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A Social Parasite’s Sophisticated Mimicry
New York Times, July 16, 2015

An ant colony is an insect fortress: When enemies invade, soldier ants quickly detect the incursion and rip their foes apart with their oversize mandibles.

But some invaders manage to slip in with ease, none more mystifyingly than the ant nest beetle.

Adult beetles stride into an ant colony in search of a mate, without being harassed. They lay eggs, from which larva hatch. As far as scientists can tell, workers feed the young beetles as if they were ants.

When the beetles grow into adults, the ants swarm around them, grooming their bodies. In exchange for this hospitality, the beetles sink their jaws into ant larvae and freshly moulted adults in order to drink their body fluids.

“They’re like vampire beetles wandering in the ant nests,” said Andrea Di Giulio, an entomologist at Roma Tre University in Rome.

Dr. Di Giulio and his colleagues have now uncovered a remarkable trick that the beetles use to fool their hosts. It turns out they can perform uncanny impressions, mimicking a range of ant calls.

Dr. Di Giulio and his colleagues study a species of ant nest beetle called Paussus favieri, which lives in the Atlas Mountains of Morocco, where it infiltrates the nests of Moroccan ants, known as Pheidole pallidula.

Like many ant species, Pheidole pallidula makes noises by rubbing its legs against ridges on its body. The meanings of these signals vary from species to species; leaf-cutting ants summon bodyguards for the march back to the nest; in other species, a queen trills to her workers to attend to her.

Scientists have found that Pheidole pallidula ants make three distinct sounds, each produced by a different caste: soldiers, workers and the queen.

Dr. Di Giulio and his colleagues noticed that the unwelcome guests, the ant nest beetles Paussus favieri, also have ridges on their bodies, suggesting that they too can make sounds. This was odd; related beetles that don’t invade ant nests don’t have this kind of anatomy.

So the scientists set the beetles on top of microphones and listened carefully. The beetles began to sing, as the researchers had suspected they could. But to their surprise, the beetles didn’t produce just a single call.

Instead, they made three distinct kinds of sounds, each closely resembling the one made by a different ant caste.

“We were expecting only a very simple sound,” said Dr. Di Giulio. “We were stunned by finding such a complex pattern of signals.”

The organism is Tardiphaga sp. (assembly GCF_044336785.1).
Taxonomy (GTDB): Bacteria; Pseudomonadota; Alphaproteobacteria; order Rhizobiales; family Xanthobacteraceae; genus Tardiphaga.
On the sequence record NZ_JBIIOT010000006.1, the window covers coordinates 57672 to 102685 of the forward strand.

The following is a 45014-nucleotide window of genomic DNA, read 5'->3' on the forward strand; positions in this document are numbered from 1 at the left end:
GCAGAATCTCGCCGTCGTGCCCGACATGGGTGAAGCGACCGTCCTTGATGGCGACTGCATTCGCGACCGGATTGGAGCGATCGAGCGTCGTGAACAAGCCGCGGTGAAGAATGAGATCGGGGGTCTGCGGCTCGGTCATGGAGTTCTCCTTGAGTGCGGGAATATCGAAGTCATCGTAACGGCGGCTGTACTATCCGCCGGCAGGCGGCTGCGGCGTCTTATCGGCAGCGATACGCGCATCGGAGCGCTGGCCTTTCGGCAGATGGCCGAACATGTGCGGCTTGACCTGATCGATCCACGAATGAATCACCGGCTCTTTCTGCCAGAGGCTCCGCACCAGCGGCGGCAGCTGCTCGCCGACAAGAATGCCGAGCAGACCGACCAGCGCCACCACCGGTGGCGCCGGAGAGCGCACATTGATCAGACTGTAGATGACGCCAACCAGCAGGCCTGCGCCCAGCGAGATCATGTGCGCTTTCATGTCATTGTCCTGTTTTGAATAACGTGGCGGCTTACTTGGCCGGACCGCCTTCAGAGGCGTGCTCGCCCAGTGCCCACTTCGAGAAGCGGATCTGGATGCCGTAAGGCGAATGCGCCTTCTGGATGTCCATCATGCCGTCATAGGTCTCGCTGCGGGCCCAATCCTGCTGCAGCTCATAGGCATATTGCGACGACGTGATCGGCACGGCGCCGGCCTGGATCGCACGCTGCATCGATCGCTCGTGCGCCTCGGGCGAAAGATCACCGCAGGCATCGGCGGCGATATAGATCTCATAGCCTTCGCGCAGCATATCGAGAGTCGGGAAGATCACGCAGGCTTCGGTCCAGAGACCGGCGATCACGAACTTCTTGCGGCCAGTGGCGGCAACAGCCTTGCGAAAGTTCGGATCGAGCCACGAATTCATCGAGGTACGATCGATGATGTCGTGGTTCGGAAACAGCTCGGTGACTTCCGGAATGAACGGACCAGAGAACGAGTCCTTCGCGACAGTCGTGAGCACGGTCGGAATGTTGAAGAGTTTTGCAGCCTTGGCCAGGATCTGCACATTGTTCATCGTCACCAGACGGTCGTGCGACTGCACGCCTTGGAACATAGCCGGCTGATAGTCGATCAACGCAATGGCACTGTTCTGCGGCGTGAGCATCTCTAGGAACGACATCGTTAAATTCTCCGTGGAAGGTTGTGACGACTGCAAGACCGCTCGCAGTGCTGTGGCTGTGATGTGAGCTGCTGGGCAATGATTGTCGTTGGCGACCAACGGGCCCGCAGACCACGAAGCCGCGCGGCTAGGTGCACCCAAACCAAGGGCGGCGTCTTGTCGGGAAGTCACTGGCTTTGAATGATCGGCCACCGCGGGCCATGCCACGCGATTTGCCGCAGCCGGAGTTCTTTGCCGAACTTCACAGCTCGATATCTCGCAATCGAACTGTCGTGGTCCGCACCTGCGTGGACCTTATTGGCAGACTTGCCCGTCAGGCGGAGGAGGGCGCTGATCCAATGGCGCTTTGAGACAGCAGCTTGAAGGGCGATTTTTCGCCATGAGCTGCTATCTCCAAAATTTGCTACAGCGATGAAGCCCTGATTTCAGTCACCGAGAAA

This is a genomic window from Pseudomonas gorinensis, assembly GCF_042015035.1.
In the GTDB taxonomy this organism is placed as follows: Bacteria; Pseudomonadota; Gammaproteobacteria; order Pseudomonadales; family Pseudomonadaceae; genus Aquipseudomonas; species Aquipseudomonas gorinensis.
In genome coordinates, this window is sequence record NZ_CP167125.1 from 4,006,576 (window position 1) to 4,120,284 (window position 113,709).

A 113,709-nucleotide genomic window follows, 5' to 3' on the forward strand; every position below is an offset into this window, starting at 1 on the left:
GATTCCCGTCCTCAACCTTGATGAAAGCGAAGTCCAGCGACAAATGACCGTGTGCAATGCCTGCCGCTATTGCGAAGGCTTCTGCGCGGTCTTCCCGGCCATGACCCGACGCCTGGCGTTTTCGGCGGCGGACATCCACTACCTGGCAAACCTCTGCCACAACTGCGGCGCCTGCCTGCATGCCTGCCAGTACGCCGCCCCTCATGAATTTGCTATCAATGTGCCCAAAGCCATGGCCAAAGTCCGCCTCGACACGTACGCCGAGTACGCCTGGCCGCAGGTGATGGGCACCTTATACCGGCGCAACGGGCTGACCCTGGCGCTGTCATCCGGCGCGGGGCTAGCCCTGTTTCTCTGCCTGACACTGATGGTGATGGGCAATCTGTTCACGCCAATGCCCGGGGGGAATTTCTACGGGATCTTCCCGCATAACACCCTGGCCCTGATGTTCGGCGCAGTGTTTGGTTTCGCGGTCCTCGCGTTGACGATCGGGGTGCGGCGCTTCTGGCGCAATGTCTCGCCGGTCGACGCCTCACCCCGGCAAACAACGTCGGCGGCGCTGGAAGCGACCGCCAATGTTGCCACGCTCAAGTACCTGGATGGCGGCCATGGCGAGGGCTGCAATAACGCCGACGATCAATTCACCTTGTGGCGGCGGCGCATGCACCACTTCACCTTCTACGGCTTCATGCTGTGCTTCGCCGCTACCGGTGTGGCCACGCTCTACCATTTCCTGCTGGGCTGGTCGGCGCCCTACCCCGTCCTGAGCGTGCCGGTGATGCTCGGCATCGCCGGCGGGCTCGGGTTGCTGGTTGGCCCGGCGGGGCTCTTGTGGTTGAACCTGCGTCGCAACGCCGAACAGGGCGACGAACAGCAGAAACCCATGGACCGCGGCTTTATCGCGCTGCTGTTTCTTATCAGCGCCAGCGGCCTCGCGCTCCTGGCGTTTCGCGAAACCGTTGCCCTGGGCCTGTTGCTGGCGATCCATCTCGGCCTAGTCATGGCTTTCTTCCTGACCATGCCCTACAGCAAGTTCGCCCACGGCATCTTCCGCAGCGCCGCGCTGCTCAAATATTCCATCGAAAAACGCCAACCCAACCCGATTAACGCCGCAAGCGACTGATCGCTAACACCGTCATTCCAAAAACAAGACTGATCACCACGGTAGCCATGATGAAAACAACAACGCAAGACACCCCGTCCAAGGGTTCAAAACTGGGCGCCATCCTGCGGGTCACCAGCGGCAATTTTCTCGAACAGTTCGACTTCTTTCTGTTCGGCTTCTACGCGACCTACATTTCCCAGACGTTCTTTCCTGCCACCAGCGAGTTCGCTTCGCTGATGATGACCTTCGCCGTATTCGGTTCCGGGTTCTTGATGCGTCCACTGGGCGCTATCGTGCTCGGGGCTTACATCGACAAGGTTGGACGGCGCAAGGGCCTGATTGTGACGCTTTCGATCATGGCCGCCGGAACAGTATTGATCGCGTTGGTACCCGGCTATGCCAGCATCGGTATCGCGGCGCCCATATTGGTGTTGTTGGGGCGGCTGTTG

He and his colleagues wondered if the beetles were mimicking the ants in order to trick them. They installed a miniature loudspeaker in a chamber and buried it in sand, then put ants in the chamber and played beetle calls through the speaker.

The ants didn’t respond by attacking. Instead, they crawled toward the sound to investigate, waving their antenna in a pattern they use only to detect fellow ants. Then “they started digging to the speaker, like they were rescuing somebody,” said Dr. Di Giulio.

The scientists published their findings this month in the journal PLOS One.

“The ability of ant nest beetles to fully integrate into ant society has fascinated and mystified scientists for decades,” said Wendy Moore, an entomologist at the University of Arizona who was not involved in the study. “The results are wonderfully surprising.”

Dr. Di Giulio suspects that the ant nest beetles combine the sounds with other forms of deception. They grow large antennae that are packed with glands, for example, which may release chemicals that mimic the ones made by ants.

But Dr. Di Giulio can’t yet say why the beetles have evolved such an elaborate repertoire of ant calls.

It is possible that they use different calls to manipulate the ants in different ways. The beetles may mimic soldier calls to ensure they don’t get attacked, for example. The queen call, on the other hand, may elicit royal treatment.

Scientists refer to ant nest beetles as social parasites. Instead of infecting a single host’s body, they hijack an entire society.

Dr. Di Giulio said the new findings demonstrate just how impressive parasites can be.

“When we think about parasites, we are reminded of unpleasant, simplified creatures,” he said. “But in this case, the parasite is actually more complex than related beetles that are not parasites.”

Copyright 2015 The New York Times Company. Reproduced with permission.
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